Tension-Free Tape Repair May Boost Sexual Function Related to Stress Incontinence

By Marilynn Larkin

July 16, 2020

NEW YORK (Reuters Health) - Slingplasty with tension-free vaginal tape (TVT) improved sexual function in women with stress urinary incontinence in a study in China.

Dr. Lan Zhu and colleagues at Peking Union Medical College Hospital studied 105 sexually active women with stress urinary incontinence who underwent TVT surgery. The mean age was 51 and about half were menopausal. Participants completed The Pelvic Organ Prolapse/Urinary Incontinence Sexual Questionnaire Short Form (PISQ-12) pre- and postoperatively.

As reported in Menopause, one year after TVT surgery, sexual function improved in 81 (77.1%) participants, remained unchanged in 18 (17.1%), and deteriorated in six (5.7%).

"Success" with respect to sexual function was defined as ''very much better''; other results were defined as failure.

In the success group, the mean PISQ-12 score increased significantly from 29.96 at baseline to 33.53 at one-year follow-up.

By contrast, in the failure group, the PISQ-12 score increased from 27.25 to 29.25, a nonsignificant difference.

While there was marked improvement in the physical domain of the PISQ-12, regardless of success or failure, the emotional and partner-related domains showed no significant changes. Therefore, the authors note that the increase in the physical domain score caused the increase the total PISQ-12 score.

Compared with preoperative values, there was no significant change in the score of pain during sexual intercourse at one year after TVT. However, women experienced less fear of incontinence during intercourse and less negative emotional reactions during intercourse after TVT than before.

Further, more than 90% of women in the success group said they "never" experienced coital incontinence versus 50% in the failure group.

Dr. Zhu did not respond to requests for a comment, but three US-based experts commented in emails to Reuters Health.

Dr. Harvey Winkler, System Chief, Fellowship in Female Pelvic Medicine and Reconstructive Surgery: Urogynecology at Northwell Health in New York, said, "This paper adds to the important growing body of evidence that a retropubic midurethral sling, such as the TVT, improves sexual function in sexually active women suffering from stress urinary incontinence."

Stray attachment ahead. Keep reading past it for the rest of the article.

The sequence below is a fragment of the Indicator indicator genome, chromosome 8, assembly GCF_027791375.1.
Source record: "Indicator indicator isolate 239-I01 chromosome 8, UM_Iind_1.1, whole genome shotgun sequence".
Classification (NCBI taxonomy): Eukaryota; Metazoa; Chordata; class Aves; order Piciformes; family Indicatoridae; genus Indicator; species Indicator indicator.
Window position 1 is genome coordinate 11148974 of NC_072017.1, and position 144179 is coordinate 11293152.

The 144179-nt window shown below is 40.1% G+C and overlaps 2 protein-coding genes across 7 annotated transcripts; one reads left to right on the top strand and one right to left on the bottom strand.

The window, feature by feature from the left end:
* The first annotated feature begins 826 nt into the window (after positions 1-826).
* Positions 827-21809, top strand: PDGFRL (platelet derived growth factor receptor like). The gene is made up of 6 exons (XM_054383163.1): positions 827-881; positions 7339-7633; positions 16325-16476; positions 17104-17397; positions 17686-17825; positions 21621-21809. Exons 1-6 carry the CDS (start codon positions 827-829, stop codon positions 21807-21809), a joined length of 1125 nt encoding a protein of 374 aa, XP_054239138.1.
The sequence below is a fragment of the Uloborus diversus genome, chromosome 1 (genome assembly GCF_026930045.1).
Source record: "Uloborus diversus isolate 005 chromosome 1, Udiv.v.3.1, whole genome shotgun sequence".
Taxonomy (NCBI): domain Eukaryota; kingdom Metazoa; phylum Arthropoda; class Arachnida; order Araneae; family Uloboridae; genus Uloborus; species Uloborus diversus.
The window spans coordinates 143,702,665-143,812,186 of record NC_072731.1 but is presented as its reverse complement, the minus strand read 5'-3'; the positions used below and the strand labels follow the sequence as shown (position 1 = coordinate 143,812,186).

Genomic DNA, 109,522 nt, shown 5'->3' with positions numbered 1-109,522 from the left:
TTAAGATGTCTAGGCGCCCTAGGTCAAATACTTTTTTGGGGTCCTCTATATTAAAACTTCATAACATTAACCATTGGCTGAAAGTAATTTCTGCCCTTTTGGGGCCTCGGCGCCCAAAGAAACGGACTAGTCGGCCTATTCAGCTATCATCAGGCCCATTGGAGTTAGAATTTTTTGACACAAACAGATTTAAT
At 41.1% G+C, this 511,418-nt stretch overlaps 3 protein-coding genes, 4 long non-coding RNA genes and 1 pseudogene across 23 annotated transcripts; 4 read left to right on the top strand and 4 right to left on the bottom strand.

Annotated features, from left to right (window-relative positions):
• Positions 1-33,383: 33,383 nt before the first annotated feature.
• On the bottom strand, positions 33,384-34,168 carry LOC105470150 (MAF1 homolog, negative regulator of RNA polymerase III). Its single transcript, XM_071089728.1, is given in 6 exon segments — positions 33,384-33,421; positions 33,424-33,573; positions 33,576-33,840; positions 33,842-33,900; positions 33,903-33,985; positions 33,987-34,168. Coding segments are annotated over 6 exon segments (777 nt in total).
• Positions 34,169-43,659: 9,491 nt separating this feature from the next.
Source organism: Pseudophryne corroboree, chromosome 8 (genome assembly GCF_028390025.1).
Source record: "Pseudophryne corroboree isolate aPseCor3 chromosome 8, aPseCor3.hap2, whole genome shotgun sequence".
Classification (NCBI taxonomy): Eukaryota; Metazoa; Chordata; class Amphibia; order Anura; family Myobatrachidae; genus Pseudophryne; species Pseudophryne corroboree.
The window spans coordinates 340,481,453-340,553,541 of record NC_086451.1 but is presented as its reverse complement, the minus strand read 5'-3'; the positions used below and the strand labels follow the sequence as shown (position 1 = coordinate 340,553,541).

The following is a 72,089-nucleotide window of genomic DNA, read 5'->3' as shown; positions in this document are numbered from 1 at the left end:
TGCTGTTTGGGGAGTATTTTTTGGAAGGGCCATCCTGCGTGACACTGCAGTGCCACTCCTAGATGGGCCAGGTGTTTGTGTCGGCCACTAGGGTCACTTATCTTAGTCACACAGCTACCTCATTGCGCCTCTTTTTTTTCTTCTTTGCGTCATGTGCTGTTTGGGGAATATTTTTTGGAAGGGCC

One-year outcomes are "adequate and acceptable" to assess sexual function, he noted. "Sexual function is multifactorial and as time progresses from the index procedure, it is difficult to control for changing variables such as aging. Conversely, if the TVT procedure adversely affects sexual function in a negative manner, we would expect that to occur rather shortly after the procedure."

"Patients who have mixed (stress and urge) urinary incontinence and have a predominant component of urge incontinence should have the urge component treated first, prior to the placement of a TVT sling," he added.

Dr. R. Mark Ellerkmann, Director of Urogynecology at Mercy Medical Center in Baltimore said, "Lower urinary tract disorders such as stress urinary incontinence, overactive bladder, and painful bladder syndrome are all associated with sexual dysfunction. Although data directly comparing the treatment modalities are limited, behavioral, medical and surgical interventions for SUI have been associated with sexual function improvement."

"Conservative interventions, such as pelvic floor physical therapy and modest weight loss in patients who are obese, can been highly effective in minimizing the severity of stress urinary incontinence which, in turn, can improve sexual dysfunction, thus potentially negating the need to proceed with surgical intervention," he noted.

Dr. Melissa Laudano, a urologist at Montefiore Health System in New York City, commented, "Similar results highlighting the improvement in female sexual function following surgery for stress urinary incontinence have been reported; however, of note, this study...utilizes a validated sexual function questionnaire specifically addressing sexual dysfunction in patients with urinary incontinence and pelvic floor disorders. It highlights the importance for clinicians to include questions regarding sexual dysfunction in both the pre- and postoperative assessment."

"Some patients are not ideal candidates for TVT surgery," she added. "Special consideration should be given to patients who desire future fertility/childbearing, have a history of mesh erosions or pelvic radiation, have urethral pathology such as a urethral diverticulum, or whose personal preference is to avoid mesh."

SOURCE: https://bit.ly/30ihDQG Menopause, online June 29, 2020.